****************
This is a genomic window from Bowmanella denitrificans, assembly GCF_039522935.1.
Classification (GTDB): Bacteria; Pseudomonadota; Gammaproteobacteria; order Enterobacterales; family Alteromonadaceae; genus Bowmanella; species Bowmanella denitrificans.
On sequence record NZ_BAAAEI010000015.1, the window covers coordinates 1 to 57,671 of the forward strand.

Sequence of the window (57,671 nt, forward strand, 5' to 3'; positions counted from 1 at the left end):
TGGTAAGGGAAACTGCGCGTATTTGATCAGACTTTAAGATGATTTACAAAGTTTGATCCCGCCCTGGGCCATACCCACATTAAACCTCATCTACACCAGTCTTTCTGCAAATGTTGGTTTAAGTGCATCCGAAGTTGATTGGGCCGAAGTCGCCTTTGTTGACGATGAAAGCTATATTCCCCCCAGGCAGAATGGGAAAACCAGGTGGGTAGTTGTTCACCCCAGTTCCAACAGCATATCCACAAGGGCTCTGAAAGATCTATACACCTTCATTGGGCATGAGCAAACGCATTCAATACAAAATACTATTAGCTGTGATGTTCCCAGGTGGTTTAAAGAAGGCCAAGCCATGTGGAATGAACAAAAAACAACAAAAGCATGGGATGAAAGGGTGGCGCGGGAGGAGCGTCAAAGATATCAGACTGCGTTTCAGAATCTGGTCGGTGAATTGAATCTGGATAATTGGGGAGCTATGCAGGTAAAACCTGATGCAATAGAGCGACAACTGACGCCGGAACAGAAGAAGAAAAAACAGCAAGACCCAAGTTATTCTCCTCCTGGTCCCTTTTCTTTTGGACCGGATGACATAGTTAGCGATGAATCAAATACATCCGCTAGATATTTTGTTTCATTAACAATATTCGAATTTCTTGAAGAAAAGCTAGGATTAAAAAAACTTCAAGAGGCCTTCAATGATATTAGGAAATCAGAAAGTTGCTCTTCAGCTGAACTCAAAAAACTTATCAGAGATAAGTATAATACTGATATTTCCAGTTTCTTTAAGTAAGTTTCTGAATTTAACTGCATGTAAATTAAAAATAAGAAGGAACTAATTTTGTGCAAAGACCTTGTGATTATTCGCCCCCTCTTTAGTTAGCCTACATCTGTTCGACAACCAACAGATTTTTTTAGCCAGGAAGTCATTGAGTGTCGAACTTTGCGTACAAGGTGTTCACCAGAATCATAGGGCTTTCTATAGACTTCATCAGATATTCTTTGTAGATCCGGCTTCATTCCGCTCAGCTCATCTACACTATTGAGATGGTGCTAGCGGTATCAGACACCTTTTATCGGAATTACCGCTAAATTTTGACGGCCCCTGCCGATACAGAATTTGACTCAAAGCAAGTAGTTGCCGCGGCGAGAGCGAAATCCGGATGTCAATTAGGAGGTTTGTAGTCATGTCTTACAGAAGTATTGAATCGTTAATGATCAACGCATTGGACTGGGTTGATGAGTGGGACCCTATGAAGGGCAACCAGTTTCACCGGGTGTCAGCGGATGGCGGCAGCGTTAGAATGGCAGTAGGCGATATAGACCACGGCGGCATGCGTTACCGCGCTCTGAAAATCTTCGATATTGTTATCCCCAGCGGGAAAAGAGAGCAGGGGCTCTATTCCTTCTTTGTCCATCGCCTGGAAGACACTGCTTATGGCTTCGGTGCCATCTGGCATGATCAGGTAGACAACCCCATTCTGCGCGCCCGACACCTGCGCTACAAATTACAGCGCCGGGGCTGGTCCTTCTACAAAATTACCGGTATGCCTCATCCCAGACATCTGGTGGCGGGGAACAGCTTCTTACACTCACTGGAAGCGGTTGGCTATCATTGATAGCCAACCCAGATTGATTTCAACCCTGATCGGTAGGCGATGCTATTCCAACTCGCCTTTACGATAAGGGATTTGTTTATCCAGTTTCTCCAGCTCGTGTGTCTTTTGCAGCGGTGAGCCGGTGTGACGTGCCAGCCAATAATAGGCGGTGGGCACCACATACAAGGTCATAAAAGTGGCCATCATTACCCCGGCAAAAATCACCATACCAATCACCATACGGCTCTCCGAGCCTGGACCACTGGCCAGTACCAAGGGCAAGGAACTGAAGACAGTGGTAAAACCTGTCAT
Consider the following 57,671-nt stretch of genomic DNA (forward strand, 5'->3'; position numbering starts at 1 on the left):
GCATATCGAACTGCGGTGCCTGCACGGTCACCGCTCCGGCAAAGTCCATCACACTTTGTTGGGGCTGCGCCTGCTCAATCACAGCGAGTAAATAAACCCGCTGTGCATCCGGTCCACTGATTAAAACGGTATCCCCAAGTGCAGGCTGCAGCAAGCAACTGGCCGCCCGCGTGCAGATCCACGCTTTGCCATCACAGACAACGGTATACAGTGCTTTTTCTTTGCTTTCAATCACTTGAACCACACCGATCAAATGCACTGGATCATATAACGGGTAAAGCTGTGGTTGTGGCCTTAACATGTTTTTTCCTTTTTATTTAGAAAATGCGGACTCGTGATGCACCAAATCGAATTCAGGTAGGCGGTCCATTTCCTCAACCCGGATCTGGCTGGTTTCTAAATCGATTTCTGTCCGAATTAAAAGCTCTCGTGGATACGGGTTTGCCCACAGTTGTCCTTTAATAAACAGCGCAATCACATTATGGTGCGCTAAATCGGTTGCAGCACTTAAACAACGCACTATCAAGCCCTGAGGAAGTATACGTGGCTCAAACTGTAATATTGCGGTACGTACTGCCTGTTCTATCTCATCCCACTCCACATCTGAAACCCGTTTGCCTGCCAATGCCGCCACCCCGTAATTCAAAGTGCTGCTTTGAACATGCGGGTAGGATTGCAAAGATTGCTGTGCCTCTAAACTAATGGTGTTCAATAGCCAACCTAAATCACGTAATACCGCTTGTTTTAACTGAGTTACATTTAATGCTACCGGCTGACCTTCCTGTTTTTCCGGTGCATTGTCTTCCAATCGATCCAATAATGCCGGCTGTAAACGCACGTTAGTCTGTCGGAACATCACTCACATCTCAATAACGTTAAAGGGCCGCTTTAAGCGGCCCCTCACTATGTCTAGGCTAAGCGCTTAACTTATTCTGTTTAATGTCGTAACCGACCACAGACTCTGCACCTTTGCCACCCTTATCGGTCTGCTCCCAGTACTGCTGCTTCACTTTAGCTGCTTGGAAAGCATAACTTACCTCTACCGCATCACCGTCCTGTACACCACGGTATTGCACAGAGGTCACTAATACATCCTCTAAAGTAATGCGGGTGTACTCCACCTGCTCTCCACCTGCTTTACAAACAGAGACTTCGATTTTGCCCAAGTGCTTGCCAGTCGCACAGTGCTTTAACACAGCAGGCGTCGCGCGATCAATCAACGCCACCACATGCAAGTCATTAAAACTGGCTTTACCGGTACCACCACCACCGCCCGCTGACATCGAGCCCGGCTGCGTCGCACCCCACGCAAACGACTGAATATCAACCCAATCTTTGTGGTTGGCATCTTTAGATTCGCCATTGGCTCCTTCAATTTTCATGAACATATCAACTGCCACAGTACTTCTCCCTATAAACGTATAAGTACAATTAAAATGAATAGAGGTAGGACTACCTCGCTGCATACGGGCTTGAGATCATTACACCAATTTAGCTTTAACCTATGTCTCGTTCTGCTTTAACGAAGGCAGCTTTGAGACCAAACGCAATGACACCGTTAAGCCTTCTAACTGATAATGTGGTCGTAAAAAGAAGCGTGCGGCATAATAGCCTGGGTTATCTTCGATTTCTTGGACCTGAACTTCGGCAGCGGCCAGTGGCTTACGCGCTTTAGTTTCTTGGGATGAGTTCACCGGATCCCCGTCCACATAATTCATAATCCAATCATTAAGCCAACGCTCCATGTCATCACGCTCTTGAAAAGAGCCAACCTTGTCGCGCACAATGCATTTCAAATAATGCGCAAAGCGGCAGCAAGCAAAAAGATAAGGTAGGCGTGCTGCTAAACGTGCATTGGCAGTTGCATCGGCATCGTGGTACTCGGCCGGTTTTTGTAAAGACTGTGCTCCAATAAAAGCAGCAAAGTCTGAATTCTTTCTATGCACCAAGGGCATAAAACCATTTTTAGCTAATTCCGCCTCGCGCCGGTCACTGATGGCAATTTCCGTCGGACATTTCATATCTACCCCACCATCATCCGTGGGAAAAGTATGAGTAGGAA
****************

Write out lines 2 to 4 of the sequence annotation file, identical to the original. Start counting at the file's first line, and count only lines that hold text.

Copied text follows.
Classification (GTDB): Bacteria; Pseudomonadota; Gammaproteobacteria; order Enterobacterales; family Alteromonadaceae; genus Bowmanella; species Bowmanella denitrificans.
On sequence record NZ_BAAAEI010000015.1, the window covers coordinates 1 to 57,671 of the forward strand.

Sequence of the window (57,671 nt, forward strand, 5' to 3'; positions counted from 1 at the left end):